Being small has advantages
Awkward time zones, distance to markets and New Zealand’s size all rated passing mentions as both negatives and positives but there was agreement on the advantages offered by such a small market. New Zealand’s “no degrees of separation” makes it easy to get in touch with people and reach out for advice and support from other founders and companies with experience of the same challenges.
People in New Zealand are extremely generous with their time and sharing their knowledge and expertise, it was agreed.
The country’s size also makes it an easy test market, “where people are two calls away from decision makers.” Size, ready access to decision makers and a high standard of living all make it a strong contender as a tech testbed. “I like that New Zealand is an incubation nation where you can test the market without sinking a ship on a global stage.”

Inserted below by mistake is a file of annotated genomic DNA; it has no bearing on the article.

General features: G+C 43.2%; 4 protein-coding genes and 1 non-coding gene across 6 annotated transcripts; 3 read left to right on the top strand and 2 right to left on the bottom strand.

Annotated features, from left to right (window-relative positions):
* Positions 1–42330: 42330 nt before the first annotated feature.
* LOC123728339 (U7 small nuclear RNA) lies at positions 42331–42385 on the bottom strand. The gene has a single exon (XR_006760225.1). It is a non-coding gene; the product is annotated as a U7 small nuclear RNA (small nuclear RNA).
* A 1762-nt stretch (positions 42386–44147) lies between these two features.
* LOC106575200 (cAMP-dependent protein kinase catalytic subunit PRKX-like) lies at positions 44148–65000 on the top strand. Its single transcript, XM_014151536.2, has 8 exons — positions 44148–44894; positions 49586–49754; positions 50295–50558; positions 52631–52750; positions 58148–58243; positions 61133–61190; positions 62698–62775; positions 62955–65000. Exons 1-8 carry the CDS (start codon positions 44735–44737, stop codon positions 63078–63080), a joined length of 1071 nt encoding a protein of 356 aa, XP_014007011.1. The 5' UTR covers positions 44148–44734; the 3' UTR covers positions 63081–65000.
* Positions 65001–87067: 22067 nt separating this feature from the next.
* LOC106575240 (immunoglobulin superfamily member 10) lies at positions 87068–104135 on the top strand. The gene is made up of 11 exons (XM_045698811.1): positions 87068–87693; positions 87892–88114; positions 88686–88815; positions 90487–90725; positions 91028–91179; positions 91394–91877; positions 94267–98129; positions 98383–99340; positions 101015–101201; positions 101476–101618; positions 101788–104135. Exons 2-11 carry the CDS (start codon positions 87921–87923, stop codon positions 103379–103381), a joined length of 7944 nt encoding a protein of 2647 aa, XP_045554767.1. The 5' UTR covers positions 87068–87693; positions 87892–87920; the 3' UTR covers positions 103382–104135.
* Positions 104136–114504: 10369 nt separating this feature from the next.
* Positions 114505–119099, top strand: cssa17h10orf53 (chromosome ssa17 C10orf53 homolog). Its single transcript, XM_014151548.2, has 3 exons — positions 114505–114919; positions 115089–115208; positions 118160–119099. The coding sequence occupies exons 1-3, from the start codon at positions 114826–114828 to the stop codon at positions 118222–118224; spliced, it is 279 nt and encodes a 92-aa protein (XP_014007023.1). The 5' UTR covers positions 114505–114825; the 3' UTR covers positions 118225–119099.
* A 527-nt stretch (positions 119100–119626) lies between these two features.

With major players such as Pushpay and Vesta already running teams of engineers and developers in New Zealand, while expanding their businesses into the US, the group agreed there is more scope for our companies to attract high-quality talent, and even an opportunity for the country to invest in becoming an exemplar for remote working.
Other big ideas from the brains trust:
• celebrate high-integrity failures and lose the stigma for entrepreneurs who fail;
• be less conservative: less conservative with investment, less conservative about adopting New Zealand-made products and services over international incumbents; and
• think bigger, work harder, aim higher.
Setting out to produce any meaningful answers in a single afternoon was incredibly ambitious but it worked. This was fitting really because the group had one other common conclusion about what New Zealand needs if it’s going to yield unicorns: ambition.
Bruce Jarvis is Callaghan Innovation’s digital group manager.